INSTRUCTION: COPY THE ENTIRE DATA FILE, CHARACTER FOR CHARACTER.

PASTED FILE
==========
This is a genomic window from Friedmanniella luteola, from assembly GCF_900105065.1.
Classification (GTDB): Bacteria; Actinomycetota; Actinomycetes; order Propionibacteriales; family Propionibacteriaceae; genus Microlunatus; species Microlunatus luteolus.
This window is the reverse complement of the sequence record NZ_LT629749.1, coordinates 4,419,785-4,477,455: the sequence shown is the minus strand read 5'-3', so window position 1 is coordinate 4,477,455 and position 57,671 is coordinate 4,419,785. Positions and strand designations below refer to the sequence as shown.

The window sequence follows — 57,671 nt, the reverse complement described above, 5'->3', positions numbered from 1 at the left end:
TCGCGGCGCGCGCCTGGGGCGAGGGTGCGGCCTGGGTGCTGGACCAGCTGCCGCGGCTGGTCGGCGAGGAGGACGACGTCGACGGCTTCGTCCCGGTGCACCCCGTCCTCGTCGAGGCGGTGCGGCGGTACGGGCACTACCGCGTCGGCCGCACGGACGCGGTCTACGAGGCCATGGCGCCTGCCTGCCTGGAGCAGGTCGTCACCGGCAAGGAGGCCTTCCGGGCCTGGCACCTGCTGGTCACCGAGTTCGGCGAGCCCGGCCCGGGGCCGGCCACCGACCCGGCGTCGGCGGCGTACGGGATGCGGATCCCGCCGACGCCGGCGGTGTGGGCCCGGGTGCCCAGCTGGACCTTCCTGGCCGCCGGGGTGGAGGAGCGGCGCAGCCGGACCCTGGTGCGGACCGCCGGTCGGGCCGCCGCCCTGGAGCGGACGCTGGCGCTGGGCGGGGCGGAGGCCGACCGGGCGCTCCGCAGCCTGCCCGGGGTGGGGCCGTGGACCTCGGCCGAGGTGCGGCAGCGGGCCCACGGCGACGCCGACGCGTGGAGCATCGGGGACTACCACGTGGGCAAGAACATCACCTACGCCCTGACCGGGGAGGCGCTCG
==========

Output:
This is a genomic window from Friedmanniella luteola, from assembly GCF_900105065.1.
Classification (GTDB): Bacteria; Actinomycetota; Actinomycetes; order Propionibacteriales; family Propionibacteriaceae; genus Microlunatus; species Microlunatus luteolus.
This window is the reverse complement of the sequence record NZ_LT629749.1, coordinates 4,419,785-4,477,455: the sequence shown is the minus strand read 5'-3', so window position 1 is coordinate 4,477,455 and position 57,671 is coordinate 4,419,785. Positions and strand designations below refer to the sequence as shown.

The window sequence follows — 57,671 nt, the reverse complement described above, 5'->3', positions numbered from 1 at the left end:
TCGCGGCGCGCGCCTGGGGCGAGGGTGCGGCCTGGGTGCTGGACCAGCTGCCGCGGCTGGTCGGCGAGGAGGACGACGTCGACGGCTTCGTCCCGGTGCACCCCGTCCTCGTCGAGGCGGTGCGGCGGTACGGGCACTACCGCGTCGGCCGCACGGACGCGGTCTACGAGGCCATGGCGCCTGCCTGCCTGGAGCAGGTCGTCACCGGCAAGGAGGCCTTCCGGGCCTGGCACCTGCTGGTCACCGAGTTCGGCGAGCCCGGCCCGGGGCCGGCCACCGACCCGGCGTCGGCGGCGTACGGGATGCGGATCCCGCCGACGCCGGCGGTGTGGGCCCGGGTGCCCAGCTGGACCTTCCTGGCCGCCGGGGTGGAGGAGCGGCGCAGCCGGACCCTGGTGCGGACCGCCGGTCGGGCCGCCGCCCTGGAGCGGACGCTGGCGCTGGGCGGGGCGGAGGCCGACCGGGCGCTCCGCAGCCTGCCCGGGGTGGGGCCGTGGACCTCGGCCGAGGTGCGGCAGCGGGCCCACGGCGACGCCGACGCGTGGAGCATCGGGGACTACCACGTGGGCAAGAACATCACCTACGCCCTGACCGGGGAGGCGCTCG